Turkish President Recep Tayyip Erdogan set off for Germany Friday on a short visit overshadowed by the two countries' very different stances on the war between Israel and Hamas.
Erdogan is due to meet Chancellor Olaf Scholz and Germany's largely ceremonial president, Frank-Walter Steinmeier, in Berlin. Scholz invited Erdogan to visit in May following his re-election.
Turkey has long been viewed as an awkward but essential partner in Germany, which is home to more than 3 million people with Turkish roots. It's a NATO ally that also is important in efforts to control the flow of refugees and migrants to Europe, an issue on which Scholz faces intense domestic pressure, but there have been tensions in recent years over a variety of issues.
This visit is overshadowed by a growing chasm between the two countries' stances on events following Hamas' Oct. 7 attack on Israel.
Germany is a staunch ally of Israel and has opposed calls for a cease-fire, while pushing for aid to civilians in Gaza, advocating "humanitarian pauses" and seeking to keep open channels of communication with other countries in the region to prevent the conflict from spreading.
Erdogan has taken an increasingly strident stance against Israel. On Wednesday, he called it a "terrorist state" intent on destroying Gaza along with all of its residents. He described Hamas militants as "resistance fighters" trying to protect their lands and people. Hamas is considered a terrorist organization by Israel, the United States and European Union.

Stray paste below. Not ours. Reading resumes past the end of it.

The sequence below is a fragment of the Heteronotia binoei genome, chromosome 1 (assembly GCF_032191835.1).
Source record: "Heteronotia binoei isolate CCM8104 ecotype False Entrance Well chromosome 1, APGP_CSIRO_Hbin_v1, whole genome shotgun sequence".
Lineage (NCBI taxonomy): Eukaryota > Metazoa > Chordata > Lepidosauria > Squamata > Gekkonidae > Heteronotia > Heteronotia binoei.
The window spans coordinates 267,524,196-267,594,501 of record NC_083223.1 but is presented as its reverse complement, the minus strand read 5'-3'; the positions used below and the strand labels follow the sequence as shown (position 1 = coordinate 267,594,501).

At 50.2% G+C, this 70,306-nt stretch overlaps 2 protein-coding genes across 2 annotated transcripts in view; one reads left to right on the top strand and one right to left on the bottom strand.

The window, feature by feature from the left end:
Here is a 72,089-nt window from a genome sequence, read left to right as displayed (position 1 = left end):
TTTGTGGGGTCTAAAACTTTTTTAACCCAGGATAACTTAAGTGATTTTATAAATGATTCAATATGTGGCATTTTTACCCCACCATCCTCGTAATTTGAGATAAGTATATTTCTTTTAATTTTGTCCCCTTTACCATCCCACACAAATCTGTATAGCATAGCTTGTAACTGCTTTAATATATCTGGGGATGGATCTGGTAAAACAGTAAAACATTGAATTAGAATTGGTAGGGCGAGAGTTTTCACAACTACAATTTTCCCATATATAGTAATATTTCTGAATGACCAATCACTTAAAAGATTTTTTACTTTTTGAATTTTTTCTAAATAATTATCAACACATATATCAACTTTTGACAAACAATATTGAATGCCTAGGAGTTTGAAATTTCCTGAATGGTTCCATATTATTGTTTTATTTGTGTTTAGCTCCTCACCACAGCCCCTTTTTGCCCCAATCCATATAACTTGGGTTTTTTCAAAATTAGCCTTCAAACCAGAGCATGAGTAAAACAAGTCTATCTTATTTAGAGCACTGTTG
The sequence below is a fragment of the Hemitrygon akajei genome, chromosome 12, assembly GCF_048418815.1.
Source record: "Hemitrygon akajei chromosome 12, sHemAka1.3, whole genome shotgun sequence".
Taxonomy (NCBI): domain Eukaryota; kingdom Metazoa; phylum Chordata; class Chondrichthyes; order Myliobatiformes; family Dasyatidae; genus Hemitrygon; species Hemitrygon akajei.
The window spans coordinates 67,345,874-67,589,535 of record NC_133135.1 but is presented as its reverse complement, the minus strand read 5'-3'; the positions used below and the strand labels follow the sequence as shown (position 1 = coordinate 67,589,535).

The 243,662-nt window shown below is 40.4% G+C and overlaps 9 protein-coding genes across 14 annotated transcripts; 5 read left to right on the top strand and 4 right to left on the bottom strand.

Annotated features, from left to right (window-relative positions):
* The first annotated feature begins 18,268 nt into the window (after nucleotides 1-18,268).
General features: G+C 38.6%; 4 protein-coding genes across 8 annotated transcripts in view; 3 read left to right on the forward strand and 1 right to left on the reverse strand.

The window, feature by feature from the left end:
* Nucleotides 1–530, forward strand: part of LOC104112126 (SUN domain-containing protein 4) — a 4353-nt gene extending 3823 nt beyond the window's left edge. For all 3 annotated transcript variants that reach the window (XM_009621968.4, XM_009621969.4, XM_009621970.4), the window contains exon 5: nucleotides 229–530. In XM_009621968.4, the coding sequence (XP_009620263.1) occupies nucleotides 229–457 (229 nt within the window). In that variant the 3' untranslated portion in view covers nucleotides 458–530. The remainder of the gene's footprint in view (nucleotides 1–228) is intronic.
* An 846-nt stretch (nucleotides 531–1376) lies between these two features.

Those and similar comments have appalled politicians across the spectrum in Germany. Asked earlier this week about Erdogan's comments, Scholz didn't mention the Turkish leader by name but said "the accusations that are being made there against Israel are absurd."
On Wednesday, Scholz told parliament that his talks with Erdogan will include a discussion of "differing views — in this question, it is very important that there is clarity and that we make our own position very clear."
Israel recalled its diplomats from Turkey last month after Erdogan accused Israel of committing war crimes. Turkey later also recalled its ambassador from Israel.
Another possible area of tension emerged ahead of the visit. Late Thursday, Turkish Defense Minister Yasar Guler said Turkey plans to purchase 40 Eurofighter Typhoon jets, but Germany was impeding the sale of the warplanes produced by Germany, the U.K., Spain, and Italy.
Guler told members of the Turkish parliament's defense committee that Spain and the U.K. favored selling the jets to Turkey and were now working to persuade Germany.
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